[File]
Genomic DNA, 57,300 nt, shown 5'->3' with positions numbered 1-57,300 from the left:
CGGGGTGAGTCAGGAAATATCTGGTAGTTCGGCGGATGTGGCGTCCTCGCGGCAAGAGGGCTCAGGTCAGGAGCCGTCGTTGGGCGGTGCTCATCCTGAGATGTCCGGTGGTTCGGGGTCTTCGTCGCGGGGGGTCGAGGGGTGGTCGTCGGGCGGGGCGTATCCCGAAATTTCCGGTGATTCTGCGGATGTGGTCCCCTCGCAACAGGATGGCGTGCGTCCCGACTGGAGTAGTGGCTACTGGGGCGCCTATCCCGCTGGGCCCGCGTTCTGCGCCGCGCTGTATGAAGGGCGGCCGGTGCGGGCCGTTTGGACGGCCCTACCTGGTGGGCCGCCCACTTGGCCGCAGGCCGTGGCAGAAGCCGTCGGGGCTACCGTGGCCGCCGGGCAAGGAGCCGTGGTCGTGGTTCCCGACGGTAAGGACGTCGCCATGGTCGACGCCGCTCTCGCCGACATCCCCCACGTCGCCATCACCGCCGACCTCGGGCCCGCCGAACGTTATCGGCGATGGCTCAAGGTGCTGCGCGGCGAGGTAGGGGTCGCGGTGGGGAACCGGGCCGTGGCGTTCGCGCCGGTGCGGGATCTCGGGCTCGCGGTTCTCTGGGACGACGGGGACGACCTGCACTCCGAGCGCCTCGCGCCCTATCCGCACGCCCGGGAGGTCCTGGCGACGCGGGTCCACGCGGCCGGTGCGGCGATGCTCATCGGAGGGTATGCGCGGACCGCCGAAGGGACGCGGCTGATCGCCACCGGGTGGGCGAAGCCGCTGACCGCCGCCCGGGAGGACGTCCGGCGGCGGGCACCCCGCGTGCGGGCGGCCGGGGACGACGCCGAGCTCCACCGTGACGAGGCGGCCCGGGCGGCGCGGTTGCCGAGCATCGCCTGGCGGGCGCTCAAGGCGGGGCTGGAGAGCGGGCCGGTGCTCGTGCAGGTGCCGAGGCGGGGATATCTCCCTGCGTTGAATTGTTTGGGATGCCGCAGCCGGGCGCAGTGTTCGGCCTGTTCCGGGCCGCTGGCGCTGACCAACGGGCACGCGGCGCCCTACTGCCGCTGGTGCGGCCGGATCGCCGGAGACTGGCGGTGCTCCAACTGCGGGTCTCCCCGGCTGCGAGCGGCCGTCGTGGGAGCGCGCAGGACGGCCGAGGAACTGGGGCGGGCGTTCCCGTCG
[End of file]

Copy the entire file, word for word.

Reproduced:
Genomic DNA, 57,300 nt, shown 5'->3' with positions numbered 1-57,300 from the left:
CGGGGTGAGTCAGGAAATATCTGGTAGTTCGGCGGATGTGGCGTCCTCGCGGCAAGAGGGCTCAGGTCAGGAGCCGTCGTTGGGCGGTGCTCATCCTGAGATGTCCGGTGGTTCGGGGTCTTCGTCGCGGGGGGTCGAGGGGTGGTCGTCGGGCGGGGCGTATCCCGAAATTTCCGGTGATTCTGCGGATGTGGTCCCCTCGCAACAGGATGGCGTGCGTCCCGACTGGAGTAGTGGCTACTGGGGCGCCTATCCCGCTGGGCCCGCGTTCTGCGCCGCGCTGTATGAAGGGCGGCCGGTGCGGGCCGTTTGGACGGCCCTACCTGGTGGGCCGCCCACTTGGCCGCAGGCCGTGGCAGAAGCCGTCGGGGCTACCGTGGCCGCCGGGCAAGGAGCCGTGGTCGTGGTTCCCGACGGTAAGGACGTCGCCATGGTCGACGCCGCTCTCGCCGACATCCCCCACGTCGCCATCACCGCCGACCTCGGGCCCGCCGAACGTTATCGGCGATGGCTCAAGGTGCTGCGCGGCGAGGTAGGGGTCGCGGTGGGGAACCGGGCCGTGGCGTTCGCGCCGGTGCGGGATCTCGGGCTCGCGGTTCTCTGGGACGACGGGGACGACCTGCACTCCGAGCGCCTCGCGCCCTATCCGCACGCCCGGGAGGTCCTGGCGACGCGGGTCCACGCGGCCGGTGCGGCGATGCTCATCGGAGGGTATGCGCGGACCGCCGAAGGGACGCGGCTGATCGCCACCGGGTGGGCGAAGCCGCTGACCGCCGCCCGGGAGGACGTCCGGCGGCGGGCACCCCGCGTGCGGGCGGCCGGGGACGACGCCGAGCTCCACCGTGACGAGGCGGCCCGGGCGGCGCGGTTGCCGAGCATCGCCTGGCGGGCGCTCAAGGCGGGGCTGGAGAGCGGGCCGGTGCTCGTGCAGGTGCCGAGGCGGGGATATCTCCCTGCGTTGAATTGTTTGGGATGCCGCAGCCGGGCGCAGTGTTCGGCCTGTTCCGGGCCGCTGGCGCTGACCAACGGGCACGCGGCGCCCTACTGCCGCTGGTGCGGCCGGATCGCCGGAGACTGGCGGTGCTCCAACTGCGGGTCTCCCCGGCTGCGAGCGGCCGTCGTGGGAGCGCGCAGGACGGCCGAGGAACTGGGGCGGGCGTTCCCGTCG